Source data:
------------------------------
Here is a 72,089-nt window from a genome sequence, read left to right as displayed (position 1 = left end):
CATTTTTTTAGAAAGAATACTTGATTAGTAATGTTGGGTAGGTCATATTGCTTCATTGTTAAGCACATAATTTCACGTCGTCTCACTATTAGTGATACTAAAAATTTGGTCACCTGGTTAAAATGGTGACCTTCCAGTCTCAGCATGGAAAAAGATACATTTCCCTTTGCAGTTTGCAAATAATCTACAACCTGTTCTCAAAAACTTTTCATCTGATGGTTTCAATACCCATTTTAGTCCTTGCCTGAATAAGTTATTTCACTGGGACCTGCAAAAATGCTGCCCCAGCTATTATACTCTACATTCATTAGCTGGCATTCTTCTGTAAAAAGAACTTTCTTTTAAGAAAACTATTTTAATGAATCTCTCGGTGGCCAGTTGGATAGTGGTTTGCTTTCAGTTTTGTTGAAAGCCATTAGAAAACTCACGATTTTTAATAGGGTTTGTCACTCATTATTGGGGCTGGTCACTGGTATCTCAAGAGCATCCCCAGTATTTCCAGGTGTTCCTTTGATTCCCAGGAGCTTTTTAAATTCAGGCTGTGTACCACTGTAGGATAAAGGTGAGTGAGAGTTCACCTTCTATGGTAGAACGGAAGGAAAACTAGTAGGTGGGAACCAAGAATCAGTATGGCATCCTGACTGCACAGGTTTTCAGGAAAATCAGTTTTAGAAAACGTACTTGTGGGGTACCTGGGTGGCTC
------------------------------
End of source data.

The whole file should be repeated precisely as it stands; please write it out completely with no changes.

Here is a 72,089-nt window from a genome sequence, read left to right as displayed (position 1 = left end):
CATTTTTTTAGAAAGAATACTTGATTAGTAATGTTGGGTAGGTCATATTGCTTCATTGTTAAGCACATAATTTCACGTCGTCTCACTATTAGTGATACTAAAAATTTGGTCACCTGGTTAAAATGGTGACCTTCCAGTCTCAGCATGGAAAAAGATACATTTCCCTTTGCAGTTTGCAAATAATCTACAACCTGTTCTCAAAAACTTTTCATCTGATGGTTTCAATACCCATTTTAGTCCTTGCCTGAATAAGTTATTTCACTGGGACCTGCAAAAATGCTGCCCCAGCTATTATACTCTACATTCATTAGCTGGCATTCTTCTGTAAAAAGAACTTTCTTTTAAGAAAACTATTTTAATGAATCTCTCGGTGGCCAGTTGGATAGTGGTTTGCTTTCAGTTTTGTTGAAAGCCATTAGAAAACTCACGATTTTTAATAGGGTTTGTCACTCATTATTGGGGCTGGTCACTGGTATCTCAAGAGCATCCCCAGTATTTCCAGGTGTTCCTTTGATTCCCAGGAGCTTTTTAAATTCAGGCTGTGTACCACTGTAGGATAAAGGTGAGTGAGAGTTCACCTTCTATGGTAGAACGGAAGGAAAACTAGTAGGTGGGAACCAAGAATCAGTATGGCATCCTGACTGCACAGGTTTTCAGGAAAATCAGTTTTAGAAAACGTACTTGTGGGGTACCTGGGTGGCTC